While going through my preparation for the MCSA exam I stumbled upon this gem that I always seem to forget about so I thought I would pass it along to you. For a quick an easy way to determine what is installed on an instance of SQL Server, run the SQL Server Installation Center and select tools. Then select Installed SQL Server features discovery report, as shown in Figure 1. This will produce a nice report as shown in Figure 2.
Looking to upgrade to SQL Server 2012 but you are not sure how much it costs or how the licensing works? Try the Microsoft License Advisor. Even if you are not upgrading, this is a fun little utility especially if you want to see what everyone else is paying. If you want some real fun look at what charities and academia pays for their licenses. Enjoy!
This morning I had a conversation with a Subject Matter Expert and Application Administrator who asked me quite simply for a verified backup before he does an install on Saturday. My response was that I could test it manually for them and I was willing to do so but currently with our infrastructure the nightly backups are not tested without manual intervention. I have tried to change this policy for some time and unfortunately it may not occur until something bad happens. With this in mind, I do the best I can to minimize the risk given that I cannot automate a solution to restore databases on a regular basis as I would prefer. How can you minimize the risk?
- Use the WITH CHECKSUM option on your backup scripts. Read Paul Randall’s The Importance of Validating Backups article on SQL Server Central for more information.
- Use the RESTORE VERIFYONLY command (although we use Ola Hallengren’s Backup Solution which is the verify option which runs the command).
- Use the WITH CHECKSUM on the RESTORE command to recheck the page checksums in the backup as well as the backup file.
- Automate or manually restore your databases from scratch on a regular basis. (This is where we are lacking and where I want to take my servers).
- Once you have restored, then run DBCC CHECKDB against the restored database.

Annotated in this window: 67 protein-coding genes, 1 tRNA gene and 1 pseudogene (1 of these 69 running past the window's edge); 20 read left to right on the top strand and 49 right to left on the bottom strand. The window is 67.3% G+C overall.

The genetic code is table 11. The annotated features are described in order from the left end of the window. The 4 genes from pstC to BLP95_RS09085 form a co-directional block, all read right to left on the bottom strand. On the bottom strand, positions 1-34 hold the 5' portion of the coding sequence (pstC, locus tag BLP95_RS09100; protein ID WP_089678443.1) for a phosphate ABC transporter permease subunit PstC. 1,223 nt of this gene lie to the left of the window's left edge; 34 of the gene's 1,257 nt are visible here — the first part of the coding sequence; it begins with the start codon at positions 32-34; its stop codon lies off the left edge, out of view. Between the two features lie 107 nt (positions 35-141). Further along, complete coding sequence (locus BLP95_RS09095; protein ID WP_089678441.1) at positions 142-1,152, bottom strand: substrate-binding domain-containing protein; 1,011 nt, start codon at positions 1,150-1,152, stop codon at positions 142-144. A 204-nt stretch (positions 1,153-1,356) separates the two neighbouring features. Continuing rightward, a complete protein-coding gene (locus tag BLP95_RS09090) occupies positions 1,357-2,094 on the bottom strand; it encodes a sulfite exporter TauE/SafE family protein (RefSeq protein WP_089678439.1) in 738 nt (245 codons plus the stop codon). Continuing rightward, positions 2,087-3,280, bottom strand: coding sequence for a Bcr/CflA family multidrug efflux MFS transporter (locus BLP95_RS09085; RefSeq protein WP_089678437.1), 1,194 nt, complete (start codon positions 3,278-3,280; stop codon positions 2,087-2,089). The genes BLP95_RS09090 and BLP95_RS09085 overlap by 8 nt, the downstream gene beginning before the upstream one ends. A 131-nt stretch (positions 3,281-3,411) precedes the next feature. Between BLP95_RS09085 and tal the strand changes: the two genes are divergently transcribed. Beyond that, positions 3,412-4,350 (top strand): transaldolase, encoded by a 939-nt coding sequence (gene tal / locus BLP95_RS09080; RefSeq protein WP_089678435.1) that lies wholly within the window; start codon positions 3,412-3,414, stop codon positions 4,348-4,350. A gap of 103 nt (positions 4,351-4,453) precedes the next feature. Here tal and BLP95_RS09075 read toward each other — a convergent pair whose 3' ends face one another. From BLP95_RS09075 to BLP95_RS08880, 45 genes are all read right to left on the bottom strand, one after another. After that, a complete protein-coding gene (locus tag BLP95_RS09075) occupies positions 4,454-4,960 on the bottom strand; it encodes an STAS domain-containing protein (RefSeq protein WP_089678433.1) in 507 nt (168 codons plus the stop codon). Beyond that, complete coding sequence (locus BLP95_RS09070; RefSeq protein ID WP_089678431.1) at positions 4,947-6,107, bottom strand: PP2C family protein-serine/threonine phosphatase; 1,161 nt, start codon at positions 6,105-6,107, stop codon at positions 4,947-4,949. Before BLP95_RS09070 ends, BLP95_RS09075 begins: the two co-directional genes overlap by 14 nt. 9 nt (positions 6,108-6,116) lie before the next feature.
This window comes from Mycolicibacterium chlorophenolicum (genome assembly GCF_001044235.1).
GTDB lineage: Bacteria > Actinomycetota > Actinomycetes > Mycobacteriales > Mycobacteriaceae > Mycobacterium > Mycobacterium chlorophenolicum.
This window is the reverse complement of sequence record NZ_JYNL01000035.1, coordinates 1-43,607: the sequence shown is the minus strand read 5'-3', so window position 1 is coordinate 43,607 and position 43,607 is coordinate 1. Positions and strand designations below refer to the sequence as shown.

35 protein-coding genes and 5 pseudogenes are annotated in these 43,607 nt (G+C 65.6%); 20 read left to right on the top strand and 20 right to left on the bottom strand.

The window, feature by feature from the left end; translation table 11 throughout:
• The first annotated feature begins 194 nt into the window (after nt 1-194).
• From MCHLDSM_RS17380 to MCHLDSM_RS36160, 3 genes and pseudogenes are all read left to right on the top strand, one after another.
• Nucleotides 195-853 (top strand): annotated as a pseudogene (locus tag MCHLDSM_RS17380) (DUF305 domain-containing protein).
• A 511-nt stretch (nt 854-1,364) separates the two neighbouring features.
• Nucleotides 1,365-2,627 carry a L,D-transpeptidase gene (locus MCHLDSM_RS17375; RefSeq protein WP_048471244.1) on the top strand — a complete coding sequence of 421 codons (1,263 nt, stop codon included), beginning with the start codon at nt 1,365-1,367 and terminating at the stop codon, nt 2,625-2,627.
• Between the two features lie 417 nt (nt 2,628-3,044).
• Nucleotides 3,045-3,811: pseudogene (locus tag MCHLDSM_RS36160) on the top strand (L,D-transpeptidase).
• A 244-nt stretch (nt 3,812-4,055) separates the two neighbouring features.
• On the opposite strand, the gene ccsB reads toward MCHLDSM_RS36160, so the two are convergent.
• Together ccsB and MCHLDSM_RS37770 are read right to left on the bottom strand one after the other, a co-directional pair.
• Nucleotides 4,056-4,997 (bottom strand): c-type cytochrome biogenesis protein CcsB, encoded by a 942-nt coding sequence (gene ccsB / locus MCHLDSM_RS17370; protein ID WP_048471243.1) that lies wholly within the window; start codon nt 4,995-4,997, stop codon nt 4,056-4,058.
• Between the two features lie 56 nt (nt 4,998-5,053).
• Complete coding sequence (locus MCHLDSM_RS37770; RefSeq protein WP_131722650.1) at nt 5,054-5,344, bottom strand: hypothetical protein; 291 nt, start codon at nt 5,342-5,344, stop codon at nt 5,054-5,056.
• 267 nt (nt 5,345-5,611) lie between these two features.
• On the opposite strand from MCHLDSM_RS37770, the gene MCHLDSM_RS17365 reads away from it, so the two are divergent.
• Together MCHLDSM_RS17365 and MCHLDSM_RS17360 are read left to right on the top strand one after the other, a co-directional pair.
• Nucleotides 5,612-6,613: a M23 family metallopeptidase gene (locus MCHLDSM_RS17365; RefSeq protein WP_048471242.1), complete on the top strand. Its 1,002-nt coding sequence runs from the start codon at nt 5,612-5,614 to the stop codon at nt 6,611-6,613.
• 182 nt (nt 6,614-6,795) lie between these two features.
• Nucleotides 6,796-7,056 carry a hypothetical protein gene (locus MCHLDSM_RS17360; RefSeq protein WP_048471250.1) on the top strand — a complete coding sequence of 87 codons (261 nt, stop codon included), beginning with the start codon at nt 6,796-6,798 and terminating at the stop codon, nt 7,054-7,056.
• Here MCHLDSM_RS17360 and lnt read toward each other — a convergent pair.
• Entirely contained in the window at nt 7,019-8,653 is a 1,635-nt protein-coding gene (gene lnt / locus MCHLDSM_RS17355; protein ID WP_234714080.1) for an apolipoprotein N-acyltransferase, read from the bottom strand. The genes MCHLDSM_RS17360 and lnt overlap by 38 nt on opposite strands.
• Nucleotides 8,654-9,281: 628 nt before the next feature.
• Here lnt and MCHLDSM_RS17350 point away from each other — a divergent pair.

If you are not doing all five then you cannot say confidently that your backups are verified. However, if you are doing all five keep in mind that there is no fool proof guarantee against corruption, this merely minimizes the destruction by having viable backups. I hope this helps….Enjoy!
Since it is a holiday weekend, I thought I would give you something to chew on today. Having just installed SQL Server 2012 Developer on my personal laptop, I am wanting to test drive some new features. But what are they? Follow this link to MSDN to find out What’s New in SQL Server 2012.
I hope you are enjoying this long weekend, I know I am.
One of the new features available in SQL Server 2012 is the Code Snippet Manager. Previously this was available through third-party tools and add-ins. The Code Snippets Manager is available through the Tools menu, along with some other nice built-in tools as well for this release.
Here you can see that there are many nice built-in code snippets included off the shelf. The tool allows you to insert the XML formatted snippets (a la Visual Studio). Click here for information on how to create your own snippets from the MSDN. Personally I think the interface should have the functionality to just insert snippets of code like other add-in tools, however it is better than what we had previously off-the-shelf.
This looks great but there is no insert button to put these snippets into my code, I tried. So how do I enter the code into the query editor as I type? Hold the control button (CTRL) and then press the K and then X to begin the insert, and yes I know this is an awkward key combination (what where they thinking). See figure 2 and choose a category of snippets.